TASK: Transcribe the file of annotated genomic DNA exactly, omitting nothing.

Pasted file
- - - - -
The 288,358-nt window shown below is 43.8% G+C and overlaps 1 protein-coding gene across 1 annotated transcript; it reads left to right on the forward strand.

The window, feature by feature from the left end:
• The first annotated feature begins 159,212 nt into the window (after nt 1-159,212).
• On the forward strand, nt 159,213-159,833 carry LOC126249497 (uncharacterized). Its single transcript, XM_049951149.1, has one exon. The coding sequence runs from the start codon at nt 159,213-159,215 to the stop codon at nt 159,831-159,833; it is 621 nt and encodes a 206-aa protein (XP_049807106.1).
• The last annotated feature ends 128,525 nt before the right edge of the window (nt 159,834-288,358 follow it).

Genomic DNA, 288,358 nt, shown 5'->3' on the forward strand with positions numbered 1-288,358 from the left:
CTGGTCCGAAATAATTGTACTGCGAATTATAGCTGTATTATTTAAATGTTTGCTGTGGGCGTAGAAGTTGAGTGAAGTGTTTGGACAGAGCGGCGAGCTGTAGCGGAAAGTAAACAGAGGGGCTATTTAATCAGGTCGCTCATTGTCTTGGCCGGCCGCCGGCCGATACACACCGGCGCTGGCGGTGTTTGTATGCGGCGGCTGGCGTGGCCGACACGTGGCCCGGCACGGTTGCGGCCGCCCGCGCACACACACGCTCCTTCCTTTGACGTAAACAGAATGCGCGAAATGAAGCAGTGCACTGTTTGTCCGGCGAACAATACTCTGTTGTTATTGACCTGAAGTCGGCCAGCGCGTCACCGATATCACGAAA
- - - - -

The 288,358-nt window shown below is 43.8% G+C and overlaps 1 protein-coding gene across 1 annotated transcript; it reads left to right on the forward strand.

The window, feature by feature from the left end:
• The first annotated feature begins 159,212 nt into the window (after nt 1-159,212).
• On the forward strand, nt 159,213-159,833 carry LOC126249497 (uncharacterized). Its single transcript, XM_049951149.1, has one exon. The coding sequence runs from the start codon at nt 159,213-159,215 to the stop codon at nt 159,831-159,833; it is 621 nt and encodes a 206-aa protein (XP_049807106.1).
• The last annotated feature ends 128,525 nt before the right edge of the window (nt 159,834-288,358 follow it).

Genomic DNA, 288,358 nt, shown 5'->3' on the forward strand with positions numbered 1-288,358 from the left:
CTGGTCCGAAATAATTGTACTGCGAATTATAGCTGTATTATTTAAATGTTTGCTGTGGGCGTAGAAGTTGAGTGAAGTGTTTGGACAGAGCGGCGAGCTGTAGCGGAAAGTAAACAGAGGGGCTATTTAATCAGGTCGCTCATTGTCTTGGCCGGCCGCCGGCCGATACACACCGGCGCTGGCGGTGTTTGTATGCGGCGGCTGGCGTGGCCGACACGTGGCCCGGCACGGTTGCGGCCGCCCGCGCACACACACGCTCCTTCCTTTGACGTAAACAGAATGCGCGAAATGAAGCAGTGCACTGTTTGTCCGGCGAACAATACTCTGTTGTTATTGACCTGAAGTCGGCCAGCGCGTCACCGATATCACGAAA